My teaching in landscape design, landscape planning, construction, computer graphics, and research methods emphasizes hands-on tools and techniques, supported by a complete grounding in supporting concepts and professional procedures. My research in Geographic Information Systems emphasizes development and applications of computer and communication technology to resource planning and management throughout the state. My outreach activities in landscape planning and soil resource management provide technical assistance to resource professionals who face real-world problems in their resource planning and management responsibilities. I believe that my emphasis on creative, practical, problem-solving approaches to meeting the needs of students, residents, and resource professionals provides the maximum benefits to Iowa State University, especially the Department of Landscape Architecture, Department of Agronomy, College of Design, and College of Agriculture.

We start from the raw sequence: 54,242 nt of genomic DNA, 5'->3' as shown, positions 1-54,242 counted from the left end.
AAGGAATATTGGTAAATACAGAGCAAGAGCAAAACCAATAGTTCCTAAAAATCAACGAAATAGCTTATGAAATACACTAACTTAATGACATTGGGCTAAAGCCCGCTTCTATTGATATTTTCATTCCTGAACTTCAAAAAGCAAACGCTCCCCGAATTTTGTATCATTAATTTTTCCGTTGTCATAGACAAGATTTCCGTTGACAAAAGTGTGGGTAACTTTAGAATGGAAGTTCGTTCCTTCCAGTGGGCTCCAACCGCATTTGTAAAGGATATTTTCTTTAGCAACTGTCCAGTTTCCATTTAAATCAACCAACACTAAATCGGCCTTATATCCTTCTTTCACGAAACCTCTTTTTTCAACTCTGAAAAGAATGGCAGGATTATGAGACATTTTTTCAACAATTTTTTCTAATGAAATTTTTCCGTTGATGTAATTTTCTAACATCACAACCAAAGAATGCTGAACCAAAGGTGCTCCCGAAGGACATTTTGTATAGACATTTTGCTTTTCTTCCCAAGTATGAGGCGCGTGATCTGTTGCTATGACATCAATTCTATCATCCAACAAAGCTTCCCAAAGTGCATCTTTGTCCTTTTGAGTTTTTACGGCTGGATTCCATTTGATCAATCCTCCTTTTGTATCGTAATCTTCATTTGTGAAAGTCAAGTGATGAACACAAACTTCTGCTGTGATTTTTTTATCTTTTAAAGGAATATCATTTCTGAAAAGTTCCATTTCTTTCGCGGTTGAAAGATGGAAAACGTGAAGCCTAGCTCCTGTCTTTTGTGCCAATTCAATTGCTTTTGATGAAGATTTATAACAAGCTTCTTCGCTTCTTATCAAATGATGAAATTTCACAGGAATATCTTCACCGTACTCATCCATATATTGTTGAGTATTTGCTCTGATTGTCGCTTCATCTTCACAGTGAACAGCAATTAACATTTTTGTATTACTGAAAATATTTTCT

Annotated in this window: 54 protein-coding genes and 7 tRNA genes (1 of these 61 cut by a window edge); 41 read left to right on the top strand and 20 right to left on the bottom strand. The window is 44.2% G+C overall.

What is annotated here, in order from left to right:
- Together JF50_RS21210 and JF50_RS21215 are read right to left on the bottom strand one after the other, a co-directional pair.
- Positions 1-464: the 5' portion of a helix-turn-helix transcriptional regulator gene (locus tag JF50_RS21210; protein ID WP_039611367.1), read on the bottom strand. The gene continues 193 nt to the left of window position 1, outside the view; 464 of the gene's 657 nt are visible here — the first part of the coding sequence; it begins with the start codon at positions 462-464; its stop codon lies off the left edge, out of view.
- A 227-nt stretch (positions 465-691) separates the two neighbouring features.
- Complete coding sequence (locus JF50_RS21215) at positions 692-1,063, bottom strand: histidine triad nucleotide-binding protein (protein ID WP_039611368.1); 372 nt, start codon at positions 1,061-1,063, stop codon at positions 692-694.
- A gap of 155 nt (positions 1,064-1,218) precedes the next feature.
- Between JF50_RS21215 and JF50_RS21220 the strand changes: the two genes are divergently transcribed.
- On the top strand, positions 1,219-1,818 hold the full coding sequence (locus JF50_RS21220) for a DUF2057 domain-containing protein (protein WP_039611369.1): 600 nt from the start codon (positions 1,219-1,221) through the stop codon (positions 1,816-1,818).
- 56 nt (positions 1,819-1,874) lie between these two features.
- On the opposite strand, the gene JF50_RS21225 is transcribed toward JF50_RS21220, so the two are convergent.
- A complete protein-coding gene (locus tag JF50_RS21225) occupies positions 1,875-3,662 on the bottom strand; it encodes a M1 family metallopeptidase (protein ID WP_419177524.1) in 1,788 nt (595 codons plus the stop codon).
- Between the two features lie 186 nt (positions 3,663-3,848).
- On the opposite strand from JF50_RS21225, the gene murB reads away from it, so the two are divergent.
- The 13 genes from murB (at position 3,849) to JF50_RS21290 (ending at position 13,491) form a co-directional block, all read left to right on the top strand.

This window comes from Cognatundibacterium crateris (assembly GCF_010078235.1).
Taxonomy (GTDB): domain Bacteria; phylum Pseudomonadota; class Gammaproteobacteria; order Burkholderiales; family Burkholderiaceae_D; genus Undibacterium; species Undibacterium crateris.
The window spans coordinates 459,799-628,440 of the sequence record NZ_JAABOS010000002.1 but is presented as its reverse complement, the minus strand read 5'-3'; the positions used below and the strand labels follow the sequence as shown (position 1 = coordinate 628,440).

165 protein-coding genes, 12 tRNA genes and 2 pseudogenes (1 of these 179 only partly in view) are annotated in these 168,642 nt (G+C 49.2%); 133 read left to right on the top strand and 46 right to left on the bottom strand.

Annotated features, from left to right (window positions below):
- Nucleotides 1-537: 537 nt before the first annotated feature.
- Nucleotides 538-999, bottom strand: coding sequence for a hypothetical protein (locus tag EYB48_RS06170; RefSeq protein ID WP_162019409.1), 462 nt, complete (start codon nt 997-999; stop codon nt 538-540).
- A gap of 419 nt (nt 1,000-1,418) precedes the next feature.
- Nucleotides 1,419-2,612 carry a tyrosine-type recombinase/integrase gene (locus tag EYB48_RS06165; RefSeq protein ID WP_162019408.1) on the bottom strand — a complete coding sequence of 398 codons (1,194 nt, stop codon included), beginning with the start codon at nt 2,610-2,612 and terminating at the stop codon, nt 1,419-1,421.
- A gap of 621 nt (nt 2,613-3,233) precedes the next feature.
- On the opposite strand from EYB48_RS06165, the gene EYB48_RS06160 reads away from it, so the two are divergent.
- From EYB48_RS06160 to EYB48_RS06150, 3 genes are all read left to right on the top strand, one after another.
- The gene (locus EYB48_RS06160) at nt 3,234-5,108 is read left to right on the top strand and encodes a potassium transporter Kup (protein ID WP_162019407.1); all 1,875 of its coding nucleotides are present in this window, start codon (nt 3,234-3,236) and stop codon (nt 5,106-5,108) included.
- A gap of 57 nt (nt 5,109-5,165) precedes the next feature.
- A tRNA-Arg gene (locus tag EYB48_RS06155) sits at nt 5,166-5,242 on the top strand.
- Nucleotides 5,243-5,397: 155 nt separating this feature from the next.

My professional mission is to successfully integrate teaching, research, and outreach in a way that benefits students and project sponsors. That is, students, resource planning and management professionals, and residents of Iowa all gain from projects in my classes and from my research and outreach activities. I believe, as Ernest Boyer describes in Scholarship Revisited (1990), that diverse functions of scholarship are complementary, not competitive.